Inventor John Harrison: Longitude pioneer celebrated in Barrow

John Harrison It took decades of work before John Harrison was finally awarded all of the prize money

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The inventor John Harrison, who built clocks accurate enough to solve the problems of navigation at sea, has been celebrated where he once lived.

Schoolchildren in Barrow-upon-Humber, North Lincolnshire, paraded through the village and acted out scenes from the clockmaker's life.

It is 300 years since the Longitude Act promised a £20,000 prize for solving the problem of accurate navigation.

Harrison was eventually paid for his work, although it took many years.

Trevor Millum, chairman of the Better Barrow Community Project, said: "John Harrison was not just a clockmaker, he was a genius."

The celebrations are part of a project undertaken by the children of John Harrison Primary school, which is named after the inventor.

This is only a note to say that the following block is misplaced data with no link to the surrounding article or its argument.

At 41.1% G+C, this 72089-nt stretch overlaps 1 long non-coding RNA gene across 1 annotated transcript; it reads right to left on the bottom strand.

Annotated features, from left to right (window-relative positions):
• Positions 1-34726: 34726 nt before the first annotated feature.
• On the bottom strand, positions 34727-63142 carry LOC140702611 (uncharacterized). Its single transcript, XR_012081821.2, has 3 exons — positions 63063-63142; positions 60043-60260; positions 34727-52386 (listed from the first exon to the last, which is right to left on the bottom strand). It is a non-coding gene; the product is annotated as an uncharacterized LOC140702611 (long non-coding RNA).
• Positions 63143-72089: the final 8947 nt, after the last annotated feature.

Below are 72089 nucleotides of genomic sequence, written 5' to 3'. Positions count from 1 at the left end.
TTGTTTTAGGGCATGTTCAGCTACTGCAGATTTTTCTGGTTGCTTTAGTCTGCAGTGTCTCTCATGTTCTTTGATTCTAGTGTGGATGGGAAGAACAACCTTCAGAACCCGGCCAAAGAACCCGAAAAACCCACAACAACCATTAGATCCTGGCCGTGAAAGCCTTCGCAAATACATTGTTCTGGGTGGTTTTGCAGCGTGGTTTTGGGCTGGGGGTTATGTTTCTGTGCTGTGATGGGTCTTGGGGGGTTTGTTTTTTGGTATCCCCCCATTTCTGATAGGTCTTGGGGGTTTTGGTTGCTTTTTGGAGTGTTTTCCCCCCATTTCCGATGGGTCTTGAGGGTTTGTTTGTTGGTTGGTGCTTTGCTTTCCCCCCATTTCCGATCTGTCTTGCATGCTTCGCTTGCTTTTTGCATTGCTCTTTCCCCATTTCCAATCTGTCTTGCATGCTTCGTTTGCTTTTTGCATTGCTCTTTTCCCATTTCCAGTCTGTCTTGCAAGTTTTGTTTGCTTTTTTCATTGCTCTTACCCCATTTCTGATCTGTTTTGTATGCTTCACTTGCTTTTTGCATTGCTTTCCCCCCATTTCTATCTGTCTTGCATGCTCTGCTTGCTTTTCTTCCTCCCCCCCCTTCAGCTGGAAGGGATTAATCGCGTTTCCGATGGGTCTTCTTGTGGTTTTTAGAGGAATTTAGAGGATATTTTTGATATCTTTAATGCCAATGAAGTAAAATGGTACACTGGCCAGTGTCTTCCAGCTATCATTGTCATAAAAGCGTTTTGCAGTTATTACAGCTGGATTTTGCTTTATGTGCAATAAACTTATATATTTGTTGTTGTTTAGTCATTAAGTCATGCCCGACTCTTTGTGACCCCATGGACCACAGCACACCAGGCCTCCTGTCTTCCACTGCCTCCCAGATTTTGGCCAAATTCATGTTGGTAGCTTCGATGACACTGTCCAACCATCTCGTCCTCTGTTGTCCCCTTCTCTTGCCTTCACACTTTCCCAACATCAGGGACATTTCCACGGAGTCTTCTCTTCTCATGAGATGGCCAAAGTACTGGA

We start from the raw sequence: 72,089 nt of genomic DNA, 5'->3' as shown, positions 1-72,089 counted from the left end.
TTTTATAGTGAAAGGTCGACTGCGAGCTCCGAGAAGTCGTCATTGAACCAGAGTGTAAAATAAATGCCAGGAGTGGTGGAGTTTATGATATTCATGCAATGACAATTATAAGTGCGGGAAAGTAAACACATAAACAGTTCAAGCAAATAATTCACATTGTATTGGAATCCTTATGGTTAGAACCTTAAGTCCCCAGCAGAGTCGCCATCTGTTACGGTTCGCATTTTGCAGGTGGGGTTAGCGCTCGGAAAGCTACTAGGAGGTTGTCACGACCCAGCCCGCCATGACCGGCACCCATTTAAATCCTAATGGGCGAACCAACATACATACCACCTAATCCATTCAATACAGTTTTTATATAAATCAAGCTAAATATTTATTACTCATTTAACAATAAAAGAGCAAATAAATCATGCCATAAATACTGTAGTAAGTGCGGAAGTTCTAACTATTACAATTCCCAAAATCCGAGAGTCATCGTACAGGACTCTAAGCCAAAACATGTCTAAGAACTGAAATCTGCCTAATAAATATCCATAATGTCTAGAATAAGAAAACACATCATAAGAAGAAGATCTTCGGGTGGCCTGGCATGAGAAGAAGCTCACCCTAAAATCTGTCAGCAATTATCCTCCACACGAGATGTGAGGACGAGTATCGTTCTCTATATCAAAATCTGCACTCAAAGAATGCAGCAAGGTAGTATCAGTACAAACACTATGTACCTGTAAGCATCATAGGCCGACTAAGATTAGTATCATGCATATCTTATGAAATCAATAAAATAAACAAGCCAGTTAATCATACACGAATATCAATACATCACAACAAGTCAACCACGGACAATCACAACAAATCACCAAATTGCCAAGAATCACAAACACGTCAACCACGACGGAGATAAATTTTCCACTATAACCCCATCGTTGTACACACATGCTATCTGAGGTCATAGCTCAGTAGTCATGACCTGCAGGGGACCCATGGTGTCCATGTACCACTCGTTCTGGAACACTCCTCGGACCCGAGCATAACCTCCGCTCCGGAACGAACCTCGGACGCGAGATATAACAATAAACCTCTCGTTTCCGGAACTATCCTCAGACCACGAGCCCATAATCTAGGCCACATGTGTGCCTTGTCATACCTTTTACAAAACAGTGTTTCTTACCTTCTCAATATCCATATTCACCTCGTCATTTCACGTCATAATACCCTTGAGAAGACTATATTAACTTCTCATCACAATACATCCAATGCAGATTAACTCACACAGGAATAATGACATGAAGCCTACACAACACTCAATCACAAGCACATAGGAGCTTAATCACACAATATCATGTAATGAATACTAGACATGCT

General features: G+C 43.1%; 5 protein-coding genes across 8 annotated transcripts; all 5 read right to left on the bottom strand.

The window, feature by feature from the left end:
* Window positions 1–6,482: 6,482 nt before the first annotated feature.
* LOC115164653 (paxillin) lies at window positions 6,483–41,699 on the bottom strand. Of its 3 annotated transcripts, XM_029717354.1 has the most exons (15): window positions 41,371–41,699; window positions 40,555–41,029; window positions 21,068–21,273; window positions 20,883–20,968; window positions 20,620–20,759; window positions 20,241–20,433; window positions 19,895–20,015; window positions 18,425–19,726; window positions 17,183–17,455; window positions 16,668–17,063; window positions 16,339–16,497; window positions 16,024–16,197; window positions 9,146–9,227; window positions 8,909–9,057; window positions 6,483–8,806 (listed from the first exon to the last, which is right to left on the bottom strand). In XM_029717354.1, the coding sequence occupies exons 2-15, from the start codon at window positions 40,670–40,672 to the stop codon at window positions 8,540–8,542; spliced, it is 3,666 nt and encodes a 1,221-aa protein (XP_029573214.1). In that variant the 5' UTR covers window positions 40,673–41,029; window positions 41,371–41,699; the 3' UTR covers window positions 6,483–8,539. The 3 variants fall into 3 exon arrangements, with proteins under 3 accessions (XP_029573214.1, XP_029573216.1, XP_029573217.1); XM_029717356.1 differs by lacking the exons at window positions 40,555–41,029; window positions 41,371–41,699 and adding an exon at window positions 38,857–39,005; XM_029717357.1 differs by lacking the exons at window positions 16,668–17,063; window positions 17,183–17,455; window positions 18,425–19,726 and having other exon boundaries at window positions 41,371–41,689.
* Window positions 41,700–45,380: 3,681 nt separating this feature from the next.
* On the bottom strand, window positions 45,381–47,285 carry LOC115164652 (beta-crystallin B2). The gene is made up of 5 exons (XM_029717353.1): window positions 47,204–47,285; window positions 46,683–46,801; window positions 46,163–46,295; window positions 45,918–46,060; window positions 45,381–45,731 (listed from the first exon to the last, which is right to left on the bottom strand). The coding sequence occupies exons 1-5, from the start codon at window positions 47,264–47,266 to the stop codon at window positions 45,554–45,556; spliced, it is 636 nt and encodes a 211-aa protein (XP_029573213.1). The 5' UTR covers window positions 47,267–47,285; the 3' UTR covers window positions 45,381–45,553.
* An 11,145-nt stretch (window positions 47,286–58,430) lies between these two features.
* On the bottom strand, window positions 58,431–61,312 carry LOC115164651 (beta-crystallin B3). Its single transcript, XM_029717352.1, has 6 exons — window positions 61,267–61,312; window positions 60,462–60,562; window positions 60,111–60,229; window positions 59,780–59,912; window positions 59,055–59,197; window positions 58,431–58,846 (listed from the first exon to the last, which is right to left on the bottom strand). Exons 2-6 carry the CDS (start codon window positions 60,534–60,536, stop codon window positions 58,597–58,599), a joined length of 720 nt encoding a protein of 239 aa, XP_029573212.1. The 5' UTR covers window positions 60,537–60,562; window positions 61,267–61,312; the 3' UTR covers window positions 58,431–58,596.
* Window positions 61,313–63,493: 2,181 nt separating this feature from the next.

Harrison developed highly accurate timepieces as part of the competition run by the Admiralty.

His watches were incredibly reliable, eventually losing only a few seconds over a long sea journey.

By knowing the correct time, a navigator could calculate a vessel's longitude - its east/west position.

The clockmaker was born near Wakefield but moved to Barrow-upon-Humber as a child.

At the age of 20 he built his first longcase clock, out of of wood, in 1713 while working as a joiner in the village.

He later moved to London and died in 1776, at the age of 83.

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